Vachel Lindsay

Vachel Lindsay — poet, idealist, troubador — is sometimes called Springfield’s “second most famous” son. He was born in Springfield in 1879 and always considered the Capitol City his home.

Like any youngster growing up in Central Illinois, Lindsay was schooled in the virtues of Abraham Lincoln, Springfield’s most famous resident. He, like Lincoln, was fascinated by the common people, and much of his poetry reflected that fascination.

Young Lindsay, whose full name was Nicholas Vachel Lindsay, attended Hiram College in Hiram, Ohio, for three years before studying art in Chicago and New York City. He later turned to poetry, a medium which was more successful for him.

He first received recognition in 1913, when “Poetry” magazine published his poem “General William Booth Enters into Heaven” about the founder of The Salvation Army. Racial harmony was a concern of Lindsay’s. “The Congo,” a poem about blacks, was one of his most famous and popular poems.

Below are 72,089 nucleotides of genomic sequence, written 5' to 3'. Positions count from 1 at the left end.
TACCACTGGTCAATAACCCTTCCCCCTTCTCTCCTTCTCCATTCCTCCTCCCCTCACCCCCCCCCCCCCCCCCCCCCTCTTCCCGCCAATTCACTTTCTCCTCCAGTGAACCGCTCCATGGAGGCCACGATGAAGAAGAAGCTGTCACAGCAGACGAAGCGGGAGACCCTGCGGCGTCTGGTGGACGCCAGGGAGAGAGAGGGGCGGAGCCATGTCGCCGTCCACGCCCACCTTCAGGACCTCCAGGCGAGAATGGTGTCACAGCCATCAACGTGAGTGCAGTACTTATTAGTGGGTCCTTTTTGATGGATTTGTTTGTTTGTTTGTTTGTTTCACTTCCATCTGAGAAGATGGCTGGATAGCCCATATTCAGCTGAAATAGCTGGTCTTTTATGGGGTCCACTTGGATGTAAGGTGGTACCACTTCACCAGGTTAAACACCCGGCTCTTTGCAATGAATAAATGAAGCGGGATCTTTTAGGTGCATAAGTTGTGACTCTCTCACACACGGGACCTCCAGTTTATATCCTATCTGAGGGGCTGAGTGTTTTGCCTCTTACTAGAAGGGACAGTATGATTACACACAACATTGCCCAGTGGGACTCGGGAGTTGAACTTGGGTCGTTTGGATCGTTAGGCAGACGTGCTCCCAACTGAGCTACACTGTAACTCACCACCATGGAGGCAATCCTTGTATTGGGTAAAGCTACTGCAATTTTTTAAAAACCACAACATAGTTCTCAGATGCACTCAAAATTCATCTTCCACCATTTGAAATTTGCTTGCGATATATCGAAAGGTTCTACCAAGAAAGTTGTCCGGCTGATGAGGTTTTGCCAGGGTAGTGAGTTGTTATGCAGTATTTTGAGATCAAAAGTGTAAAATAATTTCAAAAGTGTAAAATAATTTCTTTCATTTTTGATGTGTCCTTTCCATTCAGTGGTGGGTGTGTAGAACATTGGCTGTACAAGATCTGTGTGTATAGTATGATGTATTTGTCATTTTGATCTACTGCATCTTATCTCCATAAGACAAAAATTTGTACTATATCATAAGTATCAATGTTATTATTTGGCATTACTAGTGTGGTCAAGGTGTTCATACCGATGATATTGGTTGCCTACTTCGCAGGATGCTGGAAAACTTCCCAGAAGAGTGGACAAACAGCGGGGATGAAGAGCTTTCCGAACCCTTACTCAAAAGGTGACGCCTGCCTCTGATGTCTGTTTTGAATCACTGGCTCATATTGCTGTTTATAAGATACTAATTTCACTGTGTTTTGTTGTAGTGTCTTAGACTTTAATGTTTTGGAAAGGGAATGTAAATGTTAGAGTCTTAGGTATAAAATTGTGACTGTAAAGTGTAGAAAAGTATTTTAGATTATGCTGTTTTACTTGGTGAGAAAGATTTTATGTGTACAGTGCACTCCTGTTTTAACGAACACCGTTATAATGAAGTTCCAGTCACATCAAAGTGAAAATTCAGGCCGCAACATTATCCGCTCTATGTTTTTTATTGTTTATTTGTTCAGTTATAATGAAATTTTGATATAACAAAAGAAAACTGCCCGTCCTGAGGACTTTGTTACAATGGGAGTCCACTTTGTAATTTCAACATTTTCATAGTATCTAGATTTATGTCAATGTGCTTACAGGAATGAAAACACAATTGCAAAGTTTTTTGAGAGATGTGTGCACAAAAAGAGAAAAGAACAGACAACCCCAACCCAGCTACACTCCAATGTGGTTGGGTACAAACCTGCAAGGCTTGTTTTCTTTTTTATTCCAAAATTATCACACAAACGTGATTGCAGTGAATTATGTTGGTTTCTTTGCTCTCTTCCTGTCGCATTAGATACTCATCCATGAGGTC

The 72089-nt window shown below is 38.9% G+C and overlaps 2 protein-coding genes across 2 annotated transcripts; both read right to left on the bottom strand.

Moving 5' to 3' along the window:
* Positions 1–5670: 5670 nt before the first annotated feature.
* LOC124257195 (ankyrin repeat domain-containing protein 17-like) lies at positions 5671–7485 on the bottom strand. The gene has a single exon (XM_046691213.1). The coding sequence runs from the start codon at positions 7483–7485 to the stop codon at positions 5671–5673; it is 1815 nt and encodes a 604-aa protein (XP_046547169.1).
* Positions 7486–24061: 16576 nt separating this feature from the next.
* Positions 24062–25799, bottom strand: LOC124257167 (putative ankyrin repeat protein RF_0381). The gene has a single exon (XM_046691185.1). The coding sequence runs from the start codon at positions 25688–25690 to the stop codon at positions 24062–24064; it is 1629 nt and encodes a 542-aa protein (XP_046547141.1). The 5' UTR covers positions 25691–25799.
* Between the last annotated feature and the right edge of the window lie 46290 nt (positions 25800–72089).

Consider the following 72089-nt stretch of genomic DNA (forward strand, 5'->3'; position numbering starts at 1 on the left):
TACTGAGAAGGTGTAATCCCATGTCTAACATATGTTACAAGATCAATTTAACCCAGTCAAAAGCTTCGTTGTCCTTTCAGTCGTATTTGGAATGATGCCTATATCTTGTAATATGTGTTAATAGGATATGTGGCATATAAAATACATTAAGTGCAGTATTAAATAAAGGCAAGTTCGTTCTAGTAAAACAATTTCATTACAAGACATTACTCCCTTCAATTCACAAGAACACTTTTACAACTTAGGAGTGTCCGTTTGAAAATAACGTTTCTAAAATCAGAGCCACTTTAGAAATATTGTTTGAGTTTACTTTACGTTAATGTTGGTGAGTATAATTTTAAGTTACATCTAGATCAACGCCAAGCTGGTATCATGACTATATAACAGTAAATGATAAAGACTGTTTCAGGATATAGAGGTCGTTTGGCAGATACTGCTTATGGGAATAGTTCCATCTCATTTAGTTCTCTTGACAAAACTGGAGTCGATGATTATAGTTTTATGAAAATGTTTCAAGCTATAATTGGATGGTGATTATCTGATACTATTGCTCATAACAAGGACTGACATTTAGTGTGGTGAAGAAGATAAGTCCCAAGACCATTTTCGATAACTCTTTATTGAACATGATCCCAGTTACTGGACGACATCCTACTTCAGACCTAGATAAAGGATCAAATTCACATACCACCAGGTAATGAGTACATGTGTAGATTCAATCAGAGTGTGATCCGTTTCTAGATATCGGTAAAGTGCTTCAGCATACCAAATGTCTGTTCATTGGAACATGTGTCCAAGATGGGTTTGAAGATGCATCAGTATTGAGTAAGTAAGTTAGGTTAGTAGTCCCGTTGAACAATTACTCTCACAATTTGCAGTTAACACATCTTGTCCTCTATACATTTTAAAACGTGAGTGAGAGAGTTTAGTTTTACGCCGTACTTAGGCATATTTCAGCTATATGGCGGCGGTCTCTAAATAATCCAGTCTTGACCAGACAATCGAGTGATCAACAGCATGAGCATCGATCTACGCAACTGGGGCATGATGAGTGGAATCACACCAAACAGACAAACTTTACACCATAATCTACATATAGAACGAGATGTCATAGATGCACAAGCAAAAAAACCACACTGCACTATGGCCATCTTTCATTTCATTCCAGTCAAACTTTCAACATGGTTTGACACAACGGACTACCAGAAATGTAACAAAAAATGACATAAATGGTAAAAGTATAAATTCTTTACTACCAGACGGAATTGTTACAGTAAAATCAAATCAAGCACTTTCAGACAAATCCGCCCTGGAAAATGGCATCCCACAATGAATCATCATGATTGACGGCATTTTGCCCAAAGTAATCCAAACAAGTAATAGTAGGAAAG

Lindsay spent much of his life walking across the country, performing and distributing copies of his poetry in exchange for bed and board. Lindsay’s poems were very rhythmic, and he performed them almost melodramatically — chanting, shouting, gesturing, and even singing rather than merely reciting.

Lindsay married Elizabeth Connor in 1925 when he was 45 and she was 23. They had two children, Susan in 1926 and Nicholas in 1927. They settled in Vachel’s family home in Springfield in 1929.

The poet’s career declined during the 1920s. He began to believe that people were only impressed with his powerful performances, not the poetry itself.

Lindsay became severely depressed as both his creativity and his popularity waned; he committed suicide in 1931 by drinking poison.

Lindsay’s verse is characterized by its lyric quality and its simple, forceful rhythms. Among his volumes of poetry are The Congo and Other Poems (1914) and Every Soul Is a Circus (1929)

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